Are you or your child unable to find the motivation to get out of bed in the morning, or grappling with crippling anxiety? Are you going through a major life transition, and you’re not sure if you’re making the right decision? Or maybe you just feel utterly exhausted by the emotional toll of COVID-19? Now more than ever, so many people need some support to develop the skills to make their life easier.
Anyone who’s decided to see a therapist should know that they’re receiving a treatment that works. I specialize in research-supported therapies and collaborate with teens and young adults to overcome their depression, anxiety, traumatic stress, and other mental health challenges. I help people build the skills to challenge negative thoughts, improve their relationships, and develop a life worth living.
I received my masters degree in Child & Adolescent Psychology from the University of Washington, and I previously worked with children and adolescents at Sound Health in Seattle. I currently co-lead a Dialectical Behavior Therapy (DBT) skills group and conduct individual DBT for a small group of clients with Greenlake Therapy, helping adults build the skills to manage intense emotions and mood swings. Passionate about mentoring adolescent youth, I volunteer and sit on the board of Journeymen, a mentoring and rites of passage organization based in Vashon, WA.
Prior to becoming a therapist, I worked as a product manager and business owner for tech companies in Baltimore, London, and Seattle. Outside of work, I have a deep love of music, and I spend an embarrassing amount of time shopping for records. I sometimes DJ at local venues in Seattle, and I love to explore the Pacific Northwest during the summer.
Sometimes finding a therapist can be overwhelming, navigating an endless variety of treatment acronyms, trying to understand what each of them mean and determine which might be a good fit for you. Because there is a seemingly endless range of therapeutic styles, I wanted to share a bit about what therapy with me typically looks like.
I start by developing trust and building a relationship with you. In our first session, I will ask you what your goals are, what your pain points are, and what you would like to focus on. Together, we will develop a plan to achieve these goals, by reviewing the thoughts, behaviors, and emotions currently preventing you from getting there. I will help you develop the skills to manage intense emotions, cool anxious thoughts, and motivate yourself to change (if you decide you want to change). Sometimes this will require hard work, revisiting intense experiences or doing work outside of our therapy sessions. But I will let you lead this process and determine how much time and energy you would like to invest.
When looking for a therapist, the most important thing to remember is that you need someone who you can trust. If you don’t feel comfortable with your therapist, or you simply don’t see eye-to-eye, it will be impossible to open up and be vulnerable. I acknowledge it can be very difficult develop a trusting, empathetic relationship with someone without actually meeting in person. With this in mind, I recommend a free 30-minute consultation for new clients, in which we can get to know each other and determine if it’s the right fit.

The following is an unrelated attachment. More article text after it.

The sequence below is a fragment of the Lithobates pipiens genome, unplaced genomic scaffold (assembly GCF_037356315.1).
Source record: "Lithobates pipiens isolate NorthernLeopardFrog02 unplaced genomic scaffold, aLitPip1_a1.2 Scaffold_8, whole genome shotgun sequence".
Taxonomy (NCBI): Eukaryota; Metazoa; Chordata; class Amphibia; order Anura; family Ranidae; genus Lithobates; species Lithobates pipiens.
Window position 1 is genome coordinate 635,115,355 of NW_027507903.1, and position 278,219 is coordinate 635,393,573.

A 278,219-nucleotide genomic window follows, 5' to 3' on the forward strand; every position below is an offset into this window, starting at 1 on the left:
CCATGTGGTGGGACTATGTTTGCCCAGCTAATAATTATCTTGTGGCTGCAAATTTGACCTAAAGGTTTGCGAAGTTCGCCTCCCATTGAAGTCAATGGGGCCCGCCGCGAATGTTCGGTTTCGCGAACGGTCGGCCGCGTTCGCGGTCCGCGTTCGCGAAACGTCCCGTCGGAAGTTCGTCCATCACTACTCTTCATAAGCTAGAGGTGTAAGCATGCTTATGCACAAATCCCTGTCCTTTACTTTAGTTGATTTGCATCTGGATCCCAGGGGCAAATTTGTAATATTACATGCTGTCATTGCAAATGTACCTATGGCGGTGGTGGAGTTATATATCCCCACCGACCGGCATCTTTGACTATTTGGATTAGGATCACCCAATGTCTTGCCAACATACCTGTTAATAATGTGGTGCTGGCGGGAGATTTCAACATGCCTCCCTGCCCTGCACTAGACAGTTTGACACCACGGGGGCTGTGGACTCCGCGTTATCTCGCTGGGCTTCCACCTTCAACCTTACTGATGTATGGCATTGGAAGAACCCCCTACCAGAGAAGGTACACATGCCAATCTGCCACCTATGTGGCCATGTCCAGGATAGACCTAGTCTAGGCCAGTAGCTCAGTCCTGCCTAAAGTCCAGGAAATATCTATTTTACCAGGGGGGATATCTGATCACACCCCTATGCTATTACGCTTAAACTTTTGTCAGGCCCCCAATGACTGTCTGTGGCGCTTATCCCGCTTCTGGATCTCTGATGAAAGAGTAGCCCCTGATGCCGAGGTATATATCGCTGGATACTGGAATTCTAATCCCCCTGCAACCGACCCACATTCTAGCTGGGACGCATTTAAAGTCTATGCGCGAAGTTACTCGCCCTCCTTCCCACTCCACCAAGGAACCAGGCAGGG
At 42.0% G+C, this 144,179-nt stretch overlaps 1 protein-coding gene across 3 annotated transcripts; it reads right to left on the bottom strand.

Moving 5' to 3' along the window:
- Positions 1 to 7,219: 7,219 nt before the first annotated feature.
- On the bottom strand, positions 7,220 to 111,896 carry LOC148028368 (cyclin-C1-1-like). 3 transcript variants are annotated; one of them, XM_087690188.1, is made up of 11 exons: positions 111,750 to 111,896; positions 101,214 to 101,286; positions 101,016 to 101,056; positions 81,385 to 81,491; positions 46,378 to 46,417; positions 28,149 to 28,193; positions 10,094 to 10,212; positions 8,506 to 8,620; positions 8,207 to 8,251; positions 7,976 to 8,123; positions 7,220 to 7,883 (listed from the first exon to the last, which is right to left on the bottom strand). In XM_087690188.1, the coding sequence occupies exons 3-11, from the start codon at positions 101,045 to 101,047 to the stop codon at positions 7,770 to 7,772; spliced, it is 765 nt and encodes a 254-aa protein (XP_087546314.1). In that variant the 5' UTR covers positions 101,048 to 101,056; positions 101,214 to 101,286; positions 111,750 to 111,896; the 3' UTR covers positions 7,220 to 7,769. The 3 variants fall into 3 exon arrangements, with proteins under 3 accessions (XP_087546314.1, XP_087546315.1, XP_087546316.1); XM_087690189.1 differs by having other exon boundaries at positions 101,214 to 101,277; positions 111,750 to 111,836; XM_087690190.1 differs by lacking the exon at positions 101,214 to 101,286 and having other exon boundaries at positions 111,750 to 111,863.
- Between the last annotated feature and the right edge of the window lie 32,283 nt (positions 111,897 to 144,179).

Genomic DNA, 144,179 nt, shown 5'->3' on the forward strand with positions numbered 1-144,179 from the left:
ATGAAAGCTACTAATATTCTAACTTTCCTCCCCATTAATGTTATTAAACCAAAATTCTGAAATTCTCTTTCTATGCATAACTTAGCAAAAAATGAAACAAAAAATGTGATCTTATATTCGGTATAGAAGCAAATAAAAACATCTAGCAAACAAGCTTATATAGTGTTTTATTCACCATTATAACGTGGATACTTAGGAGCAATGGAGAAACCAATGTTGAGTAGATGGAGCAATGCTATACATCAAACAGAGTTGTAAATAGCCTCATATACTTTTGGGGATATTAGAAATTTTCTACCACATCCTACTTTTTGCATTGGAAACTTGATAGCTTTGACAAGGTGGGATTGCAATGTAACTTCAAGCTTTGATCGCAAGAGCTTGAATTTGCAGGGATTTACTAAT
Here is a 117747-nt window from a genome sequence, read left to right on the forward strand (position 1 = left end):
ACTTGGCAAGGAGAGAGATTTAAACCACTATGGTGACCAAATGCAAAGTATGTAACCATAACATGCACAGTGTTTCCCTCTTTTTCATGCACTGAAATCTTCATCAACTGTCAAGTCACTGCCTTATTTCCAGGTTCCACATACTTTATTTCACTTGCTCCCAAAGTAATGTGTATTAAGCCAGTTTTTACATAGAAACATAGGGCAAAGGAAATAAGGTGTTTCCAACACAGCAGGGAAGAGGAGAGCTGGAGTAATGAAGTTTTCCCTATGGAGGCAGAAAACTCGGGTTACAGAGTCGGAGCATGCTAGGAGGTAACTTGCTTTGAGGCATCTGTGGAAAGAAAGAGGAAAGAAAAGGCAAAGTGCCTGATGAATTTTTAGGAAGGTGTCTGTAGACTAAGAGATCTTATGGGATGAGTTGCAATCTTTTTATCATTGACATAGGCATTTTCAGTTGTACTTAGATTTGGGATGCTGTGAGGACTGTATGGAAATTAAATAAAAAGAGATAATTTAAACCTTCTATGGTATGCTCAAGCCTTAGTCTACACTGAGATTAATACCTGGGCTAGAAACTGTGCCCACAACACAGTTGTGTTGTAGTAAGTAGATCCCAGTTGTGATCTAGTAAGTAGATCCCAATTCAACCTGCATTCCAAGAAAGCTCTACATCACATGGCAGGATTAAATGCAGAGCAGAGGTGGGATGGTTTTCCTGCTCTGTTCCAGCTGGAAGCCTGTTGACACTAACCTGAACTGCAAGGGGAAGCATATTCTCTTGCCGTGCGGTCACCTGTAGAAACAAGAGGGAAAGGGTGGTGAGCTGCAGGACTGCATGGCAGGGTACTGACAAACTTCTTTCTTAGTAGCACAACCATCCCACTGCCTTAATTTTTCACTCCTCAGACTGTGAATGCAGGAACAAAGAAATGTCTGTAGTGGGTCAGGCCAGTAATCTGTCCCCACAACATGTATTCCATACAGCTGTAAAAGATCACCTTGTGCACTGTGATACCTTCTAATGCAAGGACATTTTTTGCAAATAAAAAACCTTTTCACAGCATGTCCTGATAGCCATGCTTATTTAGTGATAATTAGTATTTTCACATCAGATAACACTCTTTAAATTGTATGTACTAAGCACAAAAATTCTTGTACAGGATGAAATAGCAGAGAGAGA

Imagine waking up with a ton of bricks sitting on your chest, and the more you try to get out of bed and live your life, the more you realize you simply can’t. Depression can mean different things to different people. Someone might feel like they’re just not enjoying daily activities anymore, and another person may feel incapable of getting out of bed and doing anything.
I help people manage their depression by digging into the behavior patterns and negative thoughts that are causing their depression. A major symptom of depression is when someone feels like they no longer have joy in their life. I start by helping people revisit activities that do bring them joy, and then make time in their schedule to create some joy in their lives.
Everyone feels anxiety caused by certain life events. For example, if you realized a bear was stalking you on your hike, your heart would probably jump! But sometimes people feel so anxious that they are unable to lead their lives as they would like to.
I help people manage their anxiety by determining what makes them feel anxious and breaking down the underlying thoughts causing anxiety. I collaborate with my clients to work through their anxiety triggers and monitor their stress level before, during, and after treatment. I let my clients lead this process, and I create a supportive and safe environment for them to explore their anxieties.
Suicide is a leading cause of death for adolescents in the United States. Teens often have difficulty reaching out for support if they are experiencing suicidal ideation, because many adults jump immediately into problem-solving, which may or may not be what they’re looking for.
I have received training in both Dialectical Behavior Therapy (DBT) and Collaborative Assessment and Management of Suicide (CAMS), the two leading treatments of suicidal ideation based on current research. I partner with my clients to examine the thoughts and factors triggering their suicidal thoughts, put together a thorough safety plan, and develop the skills to manage intense emotions and negative thoughts.
Not sure if now is the right time for a new therapist? Or maybe you're not sure if I'm the right therapist for you? Schedule a free consultation to meet me and determine if we're the right fit.
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